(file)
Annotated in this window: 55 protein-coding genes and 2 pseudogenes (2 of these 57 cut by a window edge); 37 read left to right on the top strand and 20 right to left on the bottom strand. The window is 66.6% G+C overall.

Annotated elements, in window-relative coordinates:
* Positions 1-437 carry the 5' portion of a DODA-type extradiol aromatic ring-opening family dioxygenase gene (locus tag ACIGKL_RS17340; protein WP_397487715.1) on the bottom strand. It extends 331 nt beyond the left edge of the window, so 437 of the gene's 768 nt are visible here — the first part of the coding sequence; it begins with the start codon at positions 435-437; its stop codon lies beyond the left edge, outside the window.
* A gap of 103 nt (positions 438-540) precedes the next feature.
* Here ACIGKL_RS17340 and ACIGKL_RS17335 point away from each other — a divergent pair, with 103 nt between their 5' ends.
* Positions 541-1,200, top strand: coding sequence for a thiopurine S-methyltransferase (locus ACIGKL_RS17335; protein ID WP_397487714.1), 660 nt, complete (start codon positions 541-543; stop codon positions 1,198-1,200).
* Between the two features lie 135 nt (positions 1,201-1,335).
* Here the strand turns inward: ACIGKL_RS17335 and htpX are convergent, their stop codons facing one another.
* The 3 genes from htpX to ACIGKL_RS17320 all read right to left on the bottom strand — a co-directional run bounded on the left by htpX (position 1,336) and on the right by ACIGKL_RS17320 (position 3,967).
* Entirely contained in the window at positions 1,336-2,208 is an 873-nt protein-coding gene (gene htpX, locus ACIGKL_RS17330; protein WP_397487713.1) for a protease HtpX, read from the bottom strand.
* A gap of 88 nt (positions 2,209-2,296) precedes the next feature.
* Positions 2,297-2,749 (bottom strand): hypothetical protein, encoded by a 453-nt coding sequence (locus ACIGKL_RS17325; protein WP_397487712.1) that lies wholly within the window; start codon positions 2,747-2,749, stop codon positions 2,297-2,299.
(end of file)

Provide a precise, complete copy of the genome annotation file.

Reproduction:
Annotated in this window: 55 protein-coding genes and 2 pseudogenes (2 of these 57 cut by a window edge); 37 read left to right on the top strand and 20 right to left on the bottom strand. The window is 66.6% G+C overall.

Annotated elements, in window-relative coordinates:
* Positions 1-437 carry the 5' portion of a DODA-type extradiol aromatic ring-opening family dioxygenase gene (locus tag ACIGKL_RS17340; protein WP_397487715.1) on the bottom strand. It extends 331 nt beyond the left edge of the window, so 437 of the gene's 768 nt are visible here — the first part of the coding sequence; it begins with the start codon at positions 435-437; its stop codon lies beyond the left edge, outside the window.
* A gap of 103 nt (positions 438-540) precedes the next feature.
* Here ACIGKL_RS17340 and ACIGKL_RS17335 point away from each other — a divergent pair, with 103 nt between their 5' ends.
* Positions 541-1,200, top strand: coding sequence for a thiopurine S-methyltransferase (locus ACIGKL_RS17335; protein ID WP_397487714.1), 660 nt, complete (start codon positions 541-543; stop codon positions 1,198-1,200).
* Between the two features lie 135 nt (positions 1,201-1,335).
* Here the strand turns inward: ACIGKL_RS17335 and htpX are convergent, their stop codons facing one another.
* The 3 genes from htpX to ACIGKL_RS17320 all read right to left on the bottom strand — a co-directional run bounded on the left by htpX (position 1,336) and on the right by ACIGKL_RS17320 (position 3,967).
* Entirely contained in the window at positions 1,336-2,208 is an 873-nt protein-coding gene (gene htpX, locus ACIGKL_RS17330; protein WP_397487713.1) for a protease HtpX, read from the bottom strand.
* A gap of 88 nt (positions 2,209-2,296) precedes the next feature.
* Positions 2,297-2,749 (bottom strand): hypothetical protein, encoded by a 453-nt coding sequence (locus ACIGKL_RS17325; protein WP_397487712.1) that lies wholly within the window; start codon positions 2,747-2,749, stop codon positions 2,297-2,299.